Iran Provoking Response from Donald Trump, Says Former Diplomat

Although President Donald Trump is trying to avoid war with Iran, it seems as if Tehran is daring him to respond, “testing the Trump administration,” said Gerald Feierstein, a former U.S. Ambassador to Yemen.

He added that the United States continues to seek ways to get Iran “back to the negotiating table” as the President realizes the American people don’t want war.

Feierstein’s comments followed Saturday’s drone attacks on Saudi oil plants, destroying 5.7 million barrels of daily crude production, or 5 percent of the total daily crude oil production in the world. That is also half of what the Kingdom produces daily.

Such a disruption in oil production caused fears of decreased supply, immediately followed by a surge in prices.

Secretary of State Mike Pompeo traveled to Saudi Arabia where he was to meet with Crown Prince Mohammad bin Salman to discuss the attacks on Saudi Aramco, the Kingdom’s second-largest oilfield and the world’s largest crude oil processing facility.

Pompeo has accused Iran of the attack, further deteriorating relations between the two countries and prompting Iran’s supreme leader Ayatollah Ali Khamenei to say on national television that Tehran “will never talk to America.”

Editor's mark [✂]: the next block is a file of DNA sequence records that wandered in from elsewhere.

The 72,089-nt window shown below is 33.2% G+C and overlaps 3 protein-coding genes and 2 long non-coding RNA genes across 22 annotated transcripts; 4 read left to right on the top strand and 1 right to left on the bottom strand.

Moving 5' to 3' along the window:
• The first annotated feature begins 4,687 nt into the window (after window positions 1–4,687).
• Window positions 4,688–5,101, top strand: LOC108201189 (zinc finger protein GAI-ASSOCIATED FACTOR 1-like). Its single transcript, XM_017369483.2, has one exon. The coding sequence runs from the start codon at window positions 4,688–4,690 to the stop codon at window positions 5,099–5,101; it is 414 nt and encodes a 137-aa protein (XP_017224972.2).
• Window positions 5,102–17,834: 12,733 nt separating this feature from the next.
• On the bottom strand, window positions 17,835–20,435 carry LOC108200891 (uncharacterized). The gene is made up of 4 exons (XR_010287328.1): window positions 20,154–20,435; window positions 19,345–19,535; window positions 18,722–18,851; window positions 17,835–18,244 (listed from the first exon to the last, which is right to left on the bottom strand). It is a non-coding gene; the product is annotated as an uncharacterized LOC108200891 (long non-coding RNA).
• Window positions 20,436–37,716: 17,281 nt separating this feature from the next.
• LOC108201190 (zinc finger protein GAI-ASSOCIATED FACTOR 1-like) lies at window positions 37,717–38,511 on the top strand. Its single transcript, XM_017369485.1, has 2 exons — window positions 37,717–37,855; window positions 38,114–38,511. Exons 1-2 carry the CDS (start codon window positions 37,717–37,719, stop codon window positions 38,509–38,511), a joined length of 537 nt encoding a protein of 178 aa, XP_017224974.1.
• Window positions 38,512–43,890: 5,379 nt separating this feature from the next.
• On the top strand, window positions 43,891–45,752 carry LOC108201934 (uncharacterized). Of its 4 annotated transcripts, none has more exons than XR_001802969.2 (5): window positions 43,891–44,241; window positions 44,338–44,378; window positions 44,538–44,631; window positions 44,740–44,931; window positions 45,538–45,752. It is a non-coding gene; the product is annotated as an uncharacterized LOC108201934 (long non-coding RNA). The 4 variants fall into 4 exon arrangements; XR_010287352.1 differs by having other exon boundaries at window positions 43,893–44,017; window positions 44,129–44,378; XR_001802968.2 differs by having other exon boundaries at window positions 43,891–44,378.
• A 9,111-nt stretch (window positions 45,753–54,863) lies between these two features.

“Clearly, the Iranians look inclined to test the Trump administration, to call Donald Trump’s bluff, if you will, to see if he really has the will to really go all the way,” Feierstein told CNBC on Wednesday. “So far, their bets have paid off.”

Saudi pipelines have come under attack by Iranian-backed Houthi rebels multiple times in the past years, heightening tensions between Iran and the U.S., an ally of the Saudi kingdom.

The United States has also accused Tehran of recent attacks on oil tankers in the Strait of Hormuz, as well as of downing an American military drone.

“Whether you’re talking about the tanker attacks or previous pipeline attacks or now this, they continue to raise the ante, they raise the bar, almost daring Donald Trump to respond,” Feierstein added.

He noted, however, that neither the U.S. nor Saudi Arabia would want a military conflict that would completely take away the possibility of negotiations with Tehran and would likely provoke retaliation.

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